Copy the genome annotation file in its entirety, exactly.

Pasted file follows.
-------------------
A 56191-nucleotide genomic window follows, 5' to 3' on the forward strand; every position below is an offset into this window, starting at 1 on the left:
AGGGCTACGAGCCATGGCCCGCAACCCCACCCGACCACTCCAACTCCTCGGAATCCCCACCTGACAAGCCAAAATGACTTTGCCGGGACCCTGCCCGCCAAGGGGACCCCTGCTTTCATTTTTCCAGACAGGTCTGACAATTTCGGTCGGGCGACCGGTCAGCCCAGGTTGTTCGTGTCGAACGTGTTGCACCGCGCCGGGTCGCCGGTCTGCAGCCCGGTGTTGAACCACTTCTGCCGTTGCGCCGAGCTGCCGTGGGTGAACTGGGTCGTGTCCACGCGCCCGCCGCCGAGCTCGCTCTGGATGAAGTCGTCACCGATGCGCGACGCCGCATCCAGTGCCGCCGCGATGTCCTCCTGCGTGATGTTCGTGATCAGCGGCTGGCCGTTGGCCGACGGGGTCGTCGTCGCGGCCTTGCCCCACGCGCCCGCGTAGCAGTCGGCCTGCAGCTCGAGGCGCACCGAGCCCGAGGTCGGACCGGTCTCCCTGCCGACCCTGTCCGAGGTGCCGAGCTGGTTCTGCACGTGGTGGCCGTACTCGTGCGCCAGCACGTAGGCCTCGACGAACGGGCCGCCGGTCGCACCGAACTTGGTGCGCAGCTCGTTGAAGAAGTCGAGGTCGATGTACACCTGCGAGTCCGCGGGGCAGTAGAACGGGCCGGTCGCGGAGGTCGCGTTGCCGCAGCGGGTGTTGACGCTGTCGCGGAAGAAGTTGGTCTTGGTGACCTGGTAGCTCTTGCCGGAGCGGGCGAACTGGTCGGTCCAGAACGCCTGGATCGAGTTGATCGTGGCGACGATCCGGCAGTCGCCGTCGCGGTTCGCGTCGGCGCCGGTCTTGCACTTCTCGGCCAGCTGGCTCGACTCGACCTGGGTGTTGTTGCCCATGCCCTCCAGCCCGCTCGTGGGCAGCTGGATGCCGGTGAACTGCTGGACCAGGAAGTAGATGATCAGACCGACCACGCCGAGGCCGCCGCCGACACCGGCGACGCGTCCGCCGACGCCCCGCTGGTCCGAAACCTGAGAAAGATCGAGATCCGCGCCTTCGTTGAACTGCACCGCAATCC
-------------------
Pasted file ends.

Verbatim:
A 56191-nucleotide genomic window follows, 5' to 3' on the forward strand; every position below is an offset into this window, starting at 1 on the left:
AGGGCTACGAGCCATGGCCCGCAACCCCACCCGACCACTCCAACTCCTCGGAATCCCCACCTGACAAGCCAAAATGACTTTGCCGGGACCCTGCCCGCCAAGGGGACCCCTGCTTTCATTTTTCCAGACAGGTCTGACAATTTCGGTCGGGCGACCGGTCAGCCCAGGTTGTTCGTGTCGAACGTGTTGCACCGCGCCGGGTCGCCGGTCTGCAGCCCGGTGTTGAACCACTTCTGCCGTTGCGCCGAGCTGCCGTGGGTGAACTGGGTCGTGTCCACGCGCCCGCCGCCGAGCTCGCTCTGGATGAAGTCGTCACCGATGCGCGACGCCGCATCCAGTGCCGCCGCGATGTCCTCCTGCGTGATGTTCGTGATCAGCGGCTGGCCGTTGGCCGACGGGGTCGTCGTCGCGGCCTTGCCCCACGCGCCCGCGTAGCAGTCGGCCTGCAGCTCGAGGCGCACCGAGCCCGAGGTCGGACCGGTCTCCCTGCCGACCCTGTCCGAGGTGCCGAGCTGGTTCTGCACGTGGTGGCCGTACTCGTGCGCCAGCACGTAGGCCTCGACGAACGGGCCGCCGGTCGCACCGAACTTGGTGCGCAGCTCGTTGAAGAAGTCGAGGTCGATGTACACCTGCGAGTCCGCGGGGCAGTAGAACGGGCCGGTCGCGGAGGTCGCGTTGCCGCAGCGGGTGTTGACGCTGTCGCGGAAGAAGTTGGTCTTGGTGACCTGGTAGCTCTTGCCGGAGCGGGCGAACTGGTCGGTCCAGAACGCCTGGATCGAGTTGATCGTGGCGACGATCCGGCAGTCGCCGTCGCGGTTCGCGTCGGCGCCGGTCTTGCACTTCTCGGCCAGCTGGCTCGACTCGACCTGGGTGTTGTTGCCCATGCCCTCCAGCCCGCTCGTGGGCAGCTGGATGCCGGTGAACTGCTGGACCAGGAAGTAGATGATCAGACCGACCACGCCGAGGCCGCCGCCGACACCGGCGACGCGTCCGCCGACGCCCCGCTGGTCCGAAACCTGAGAAAGATCGAGATCCGCGCCTTCGTTGAACTGCACCGCAATCC